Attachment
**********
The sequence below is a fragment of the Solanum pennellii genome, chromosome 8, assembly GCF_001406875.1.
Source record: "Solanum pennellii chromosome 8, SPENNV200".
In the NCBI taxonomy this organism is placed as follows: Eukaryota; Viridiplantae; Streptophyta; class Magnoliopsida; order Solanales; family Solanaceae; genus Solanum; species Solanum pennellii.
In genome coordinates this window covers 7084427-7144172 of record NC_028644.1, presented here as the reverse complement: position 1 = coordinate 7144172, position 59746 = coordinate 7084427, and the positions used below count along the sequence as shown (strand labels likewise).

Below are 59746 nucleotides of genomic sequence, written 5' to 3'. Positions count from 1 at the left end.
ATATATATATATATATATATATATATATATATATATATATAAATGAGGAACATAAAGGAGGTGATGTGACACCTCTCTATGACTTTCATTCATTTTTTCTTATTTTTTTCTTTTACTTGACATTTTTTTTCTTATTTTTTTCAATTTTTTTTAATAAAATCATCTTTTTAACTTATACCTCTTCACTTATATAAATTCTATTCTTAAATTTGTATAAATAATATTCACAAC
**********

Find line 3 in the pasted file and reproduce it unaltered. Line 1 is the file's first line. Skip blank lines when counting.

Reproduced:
In the NCBI taxonomy this organism is placed as follows: Eukaryota; Viridiplantae; Streptophyta; class Magnoliopsida; order Solanales; family Solanaceae; genus Solanum; species Solanum pennellii.